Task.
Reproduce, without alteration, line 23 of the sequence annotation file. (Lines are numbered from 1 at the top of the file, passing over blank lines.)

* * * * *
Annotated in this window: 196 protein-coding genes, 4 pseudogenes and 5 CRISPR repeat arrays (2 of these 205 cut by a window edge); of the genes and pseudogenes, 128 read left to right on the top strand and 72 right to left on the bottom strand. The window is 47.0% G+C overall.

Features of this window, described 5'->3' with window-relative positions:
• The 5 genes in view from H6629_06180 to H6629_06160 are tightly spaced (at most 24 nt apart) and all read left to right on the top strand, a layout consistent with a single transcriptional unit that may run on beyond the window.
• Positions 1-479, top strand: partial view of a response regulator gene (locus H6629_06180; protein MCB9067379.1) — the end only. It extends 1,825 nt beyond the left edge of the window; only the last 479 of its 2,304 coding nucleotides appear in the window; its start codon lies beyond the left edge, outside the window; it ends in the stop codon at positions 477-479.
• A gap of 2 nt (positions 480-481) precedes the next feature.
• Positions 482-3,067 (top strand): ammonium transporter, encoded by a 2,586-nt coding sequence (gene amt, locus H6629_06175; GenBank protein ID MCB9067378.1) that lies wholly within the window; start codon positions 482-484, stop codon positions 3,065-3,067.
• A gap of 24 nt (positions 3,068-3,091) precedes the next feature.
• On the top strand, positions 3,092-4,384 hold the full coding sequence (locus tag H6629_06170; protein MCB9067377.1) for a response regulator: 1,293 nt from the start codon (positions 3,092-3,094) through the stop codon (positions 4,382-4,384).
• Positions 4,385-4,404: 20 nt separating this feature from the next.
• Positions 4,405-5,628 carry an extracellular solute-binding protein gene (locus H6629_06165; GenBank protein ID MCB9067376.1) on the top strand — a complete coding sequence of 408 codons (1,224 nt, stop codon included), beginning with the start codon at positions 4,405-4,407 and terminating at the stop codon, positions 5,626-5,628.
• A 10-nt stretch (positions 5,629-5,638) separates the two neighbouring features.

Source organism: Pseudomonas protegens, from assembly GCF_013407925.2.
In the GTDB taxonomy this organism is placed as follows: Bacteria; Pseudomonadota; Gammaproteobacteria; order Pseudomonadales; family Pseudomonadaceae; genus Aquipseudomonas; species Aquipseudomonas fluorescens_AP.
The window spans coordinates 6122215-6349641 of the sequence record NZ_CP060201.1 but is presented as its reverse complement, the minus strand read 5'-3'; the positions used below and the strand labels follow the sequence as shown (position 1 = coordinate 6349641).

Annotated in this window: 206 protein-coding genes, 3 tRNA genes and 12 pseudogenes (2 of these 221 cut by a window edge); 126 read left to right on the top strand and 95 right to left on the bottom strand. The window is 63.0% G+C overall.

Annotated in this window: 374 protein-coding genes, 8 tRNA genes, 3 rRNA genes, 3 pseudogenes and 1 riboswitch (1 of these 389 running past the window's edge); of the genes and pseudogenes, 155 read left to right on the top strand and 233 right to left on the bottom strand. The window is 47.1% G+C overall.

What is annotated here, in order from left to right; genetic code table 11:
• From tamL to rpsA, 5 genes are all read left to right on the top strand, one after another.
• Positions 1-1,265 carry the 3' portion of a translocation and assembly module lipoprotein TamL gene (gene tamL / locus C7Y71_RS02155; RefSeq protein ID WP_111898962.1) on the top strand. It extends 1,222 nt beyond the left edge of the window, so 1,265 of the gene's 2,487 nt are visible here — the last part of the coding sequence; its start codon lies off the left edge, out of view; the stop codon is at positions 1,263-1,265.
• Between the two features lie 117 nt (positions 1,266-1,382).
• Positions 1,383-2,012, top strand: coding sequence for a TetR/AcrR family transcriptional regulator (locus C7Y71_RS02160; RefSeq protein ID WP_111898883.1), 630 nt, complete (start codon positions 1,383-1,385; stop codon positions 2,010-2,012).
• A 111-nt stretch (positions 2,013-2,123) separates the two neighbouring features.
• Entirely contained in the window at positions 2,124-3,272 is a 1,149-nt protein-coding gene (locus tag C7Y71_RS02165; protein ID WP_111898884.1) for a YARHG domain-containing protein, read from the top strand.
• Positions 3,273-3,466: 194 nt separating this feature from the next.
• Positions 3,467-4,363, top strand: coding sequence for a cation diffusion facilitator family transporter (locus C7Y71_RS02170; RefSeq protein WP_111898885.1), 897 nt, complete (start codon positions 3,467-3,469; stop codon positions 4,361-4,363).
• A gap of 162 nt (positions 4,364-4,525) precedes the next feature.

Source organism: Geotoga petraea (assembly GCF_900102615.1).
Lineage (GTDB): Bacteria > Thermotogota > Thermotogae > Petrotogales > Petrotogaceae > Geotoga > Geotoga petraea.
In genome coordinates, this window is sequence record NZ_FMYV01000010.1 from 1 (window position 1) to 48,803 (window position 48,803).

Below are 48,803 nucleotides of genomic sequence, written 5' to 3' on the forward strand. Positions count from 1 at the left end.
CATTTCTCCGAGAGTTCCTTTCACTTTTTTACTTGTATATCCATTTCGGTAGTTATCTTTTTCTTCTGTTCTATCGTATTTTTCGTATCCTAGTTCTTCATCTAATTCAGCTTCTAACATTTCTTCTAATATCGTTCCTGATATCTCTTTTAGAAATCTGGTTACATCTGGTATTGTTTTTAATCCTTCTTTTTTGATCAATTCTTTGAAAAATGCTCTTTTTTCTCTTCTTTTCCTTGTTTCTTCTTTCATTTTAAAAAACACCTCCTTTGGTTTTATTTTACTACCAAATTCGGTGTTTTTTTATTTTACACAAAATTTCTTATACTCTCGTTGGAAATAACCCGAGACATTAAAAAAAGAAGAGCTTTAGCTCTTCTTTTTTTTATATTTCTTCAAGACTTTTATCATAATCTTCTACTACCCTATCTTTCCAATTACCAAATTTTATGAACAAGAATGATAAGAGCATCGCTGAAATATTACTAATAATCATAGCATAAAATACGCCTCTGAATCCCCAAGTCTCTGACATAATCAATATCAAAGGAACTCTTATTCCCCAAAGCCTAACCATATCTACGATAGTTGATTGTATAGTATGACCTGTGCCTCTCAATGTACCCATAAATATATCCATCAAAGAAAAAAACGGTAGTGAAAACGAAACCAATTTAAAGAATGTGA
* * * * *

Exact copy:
• Entirely contained in the window at positions 2,124-3,272 is a 1,149-nt protein-coding gene (locus tag C7Y71_RS02165; protein ID WP_111898884.1) for a YARHG domain-containing protein, read from the top strand.